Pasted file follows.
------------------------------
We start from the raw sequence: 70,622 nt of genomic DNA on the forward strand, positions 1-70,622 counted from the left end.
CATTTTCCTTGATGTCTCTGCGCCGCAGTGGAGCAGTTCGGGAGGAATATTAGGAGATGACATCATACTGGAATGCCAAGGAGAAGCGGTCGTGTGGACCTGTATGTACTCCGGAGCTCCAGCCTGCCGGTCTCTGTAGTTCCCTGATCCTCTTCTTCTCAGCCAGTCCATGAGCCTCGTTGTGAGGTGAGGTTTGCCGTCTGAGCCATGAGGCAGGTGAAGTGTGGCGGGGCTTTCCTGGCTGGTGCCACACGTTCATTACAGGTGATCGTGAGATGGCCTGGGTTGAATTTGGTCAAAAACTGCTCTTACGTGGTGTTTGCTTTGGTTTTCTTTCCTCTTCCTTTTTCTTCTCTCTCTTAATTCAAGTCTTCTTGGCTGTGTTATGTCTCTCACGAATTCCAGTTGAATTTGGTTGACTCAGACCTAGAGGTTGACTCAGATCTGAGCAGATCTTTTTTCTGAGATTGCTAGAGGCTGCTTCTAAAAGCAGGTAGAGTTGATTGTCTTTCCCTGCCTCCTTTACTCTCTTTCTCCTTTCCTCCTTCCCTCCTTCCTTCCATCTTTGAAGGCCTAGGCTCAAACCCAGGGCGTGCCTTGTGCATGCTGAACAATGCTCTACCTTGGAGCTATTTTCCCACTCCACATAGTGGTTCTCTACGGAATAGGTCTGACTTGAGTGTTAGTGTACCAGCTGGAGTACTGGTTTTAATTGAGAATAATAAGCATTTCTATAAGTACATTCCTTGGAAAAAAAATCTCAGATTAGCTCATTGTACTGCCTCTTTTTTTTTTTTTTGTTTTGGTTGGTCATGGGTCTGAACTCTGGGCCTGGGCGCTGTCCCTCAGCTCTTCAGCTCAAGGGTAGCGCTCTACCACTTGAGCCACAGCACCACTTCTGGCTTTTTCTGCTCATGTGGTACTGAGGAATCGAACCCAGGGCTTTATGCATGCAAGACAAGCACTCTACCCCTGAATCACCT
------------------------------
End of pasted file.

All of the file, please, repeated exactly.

We start from the raw sequence: 70,622 nt of genomic DNA on the forward strand, positions 1-70,622 counted from the left end.
CATTTTCCTTGATGTCTCTGCGCCGCAGTGGAGCAGTTCGGGAGGAATATTAGGAGATGACATCATACTGGAATGCCAAGGAGAAGCGGTCGTGTGGACCTGTATGTACTCCGGAGCTCCAGCCTGCCGGTCTCTGTAGTTCCCTGATCCTCTTCTTCTCAGCCAGTCCATGAGCCTCGTTGTGAGGTGAGGTTTGCCGTCTGAGCCATGAGGCAGGTGAAGTGTGGCGGGGCTTTCCTGGCTGGTGCCACACGTTCATTACAGGTGATCGTGAGATGGCCTGGGTTGAATTTGGTCAAAAACTGCTCTTACGTGGTGTTTGCTTTGGTTTTCTTTCCTCTTCCTTTTTCTTCTCTCTCTTAATTCAAGTCTTCTTGGCTGTGTTATGTCTCTCACGAATTCCAGTTGAATTTGGTTGACTCAGACCTAGAGGTTGACTCAGATCTGAGCAGATCTTTTTTCTGAGATTGCTAGAGGCTGCTTCTAAAAGCAGGTAGAGTTGATTGTCTTTCCCTGCCTCCTTTACTCTCTTTCTCCTTTCCTCCTTCCCTCCTTCCTTCCATCTTTGAAGGCCTAGGCTCAAACCCAGGGCGTGCCTTGTGCATGCTGAACAATGCTCTACCTTGGAGCTATTTTCCCACTCCACATAGTGGTTCTCTACGGAATAGGTCTGACTTGAGTGTTAGTGTACCAGCTGGAGTACTGGTTTTAATTGAGAATAATAAGCATTTCTATAAGTACATTCCTTGGAAAAAAAATCTCAGATTAGCTCATTGTACTGCCTCTTTTTTTTTTTTTTGTTTTGGTTGGTCATGGGTCTGAACTCTGGGCCTGGGCGCTGTCCCTCAGCTCTTCAGCTCAAGGGTAGCGCTCTACCACTTGAGCCACAGCACCACTTCTGGCTTTTTCTGCTCATGTGGTACTGAGGAATCGAACCCAGGGCTTTATGCATGCAAGACAAGCACTCTACCCCTGAATCACCT